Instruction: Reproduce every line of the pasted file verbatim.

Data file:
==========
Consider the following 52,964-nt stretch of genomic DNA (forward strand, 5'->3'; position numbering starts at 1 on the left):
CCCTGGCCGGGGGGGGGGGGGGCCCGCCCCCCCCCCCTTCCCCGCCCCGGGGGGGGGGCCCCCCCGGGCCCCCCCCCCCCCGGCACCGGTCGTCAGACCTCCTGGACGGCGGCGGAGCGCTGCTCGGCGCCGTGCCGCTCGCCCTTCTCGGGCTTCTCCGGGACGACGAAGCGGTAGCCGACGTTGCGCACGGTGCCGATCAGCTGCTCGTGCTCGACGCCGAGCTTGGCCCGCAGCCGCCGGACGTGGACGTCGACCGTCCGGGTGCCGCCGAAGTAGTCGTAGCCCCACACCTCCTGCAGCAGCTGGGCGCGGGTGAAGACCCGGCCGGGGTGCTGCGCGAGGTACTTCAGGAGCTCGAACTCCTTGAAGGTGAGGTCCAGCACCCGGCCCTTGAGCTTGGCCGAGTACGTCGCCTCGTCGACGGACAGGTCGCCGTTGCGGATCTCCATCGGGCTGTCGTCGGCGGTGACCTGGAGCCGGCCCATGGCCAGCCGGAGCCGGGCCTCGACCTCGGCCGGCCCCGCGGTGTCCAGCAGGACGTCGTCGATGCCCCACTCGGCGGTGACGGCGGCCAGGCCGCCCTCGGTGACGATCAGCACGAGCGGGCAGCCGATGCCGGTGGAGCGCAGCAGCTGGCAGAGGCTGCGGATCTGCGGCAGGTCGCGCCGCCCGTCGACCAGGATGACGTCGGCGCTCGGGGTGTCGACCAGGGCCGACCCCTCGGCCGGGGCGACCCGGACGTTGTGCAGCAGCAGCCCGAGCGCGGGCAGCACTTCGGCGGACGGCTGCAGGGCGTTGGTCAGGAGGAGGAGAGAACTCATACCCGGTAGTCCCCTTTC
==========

Consider the following 52,964-nt stretch of genomic DNA (forward strand, 5'->3'; position numbering starts at 1 on the left):
CCCTGGCCGGGGGGGGGGGGGGCCCGCCCCCCCCCCCTTCCCCGCCCCGGGGGGGGGGCCCCCCCGGGCCCCCCCCCCCCCGGCACCGGTCGTCAGACCTCCTGGACGGCGGCGGAGCGCTGCTCGGCGCCGTGCCGCTCGCCCTTCTCGGGCTTCTCCGGGACGACGAAGCGGTAGCCGACGTTGCGCACGGTGCCGATCAGCTGCTCGTGCTCGACGCCGAGCTTGGCCCGCAGCCGCCGGACGTGGACGTCGACCGTCCGGGTGCCGCCGAAGTAGTCGTAGCCCCACACCTCCTGCAGCAGCTGGGCGCGGGTGAAGACCCGGCCGGGGTGCTGCGCGAGGTACTTCAGGAGCTCGAACTCCTTGAAGGTGAGGTCCAGCACCCGGCCCTTGAGCTTGGCCGAGTACGTCGCCTCGTCGACGGACAGGTCGCCGTTGCGGATCTCCATCGGGCTGTCGTCGGCGGTGACCTGGAGCCGGCCCATGGCCAGCCGGAGCCGGGCCTCGACCTCGGCCGGCCCCGCGGTGTCCAGCAGGACGTCGTCGATGCCCCACTCGGCGGTGACGGCGGCCAGGCCGCCCTCGGTGACGATCAGCACGAGCGGGCAGCCGATGCCGGTGGAGCGCAGCAGCTGGCAGAGGCTGCGGATCTGCGGCAGGTCGCGCCGCCCGTCGACCAGGATGACGTCGGCGCTCGGGGTGTCGACCAGGGCCGACCCCTCGGCCGGGGCGACCCGGACGTTGTGCAGCAGCAGCCCGAGCGCGGGCAGCACTTCGGCGGACGGCTGCAGGGCGTTGGTCAGGAGGAGGAGAGAACTCATACCCGGTAGTCCCCTTTC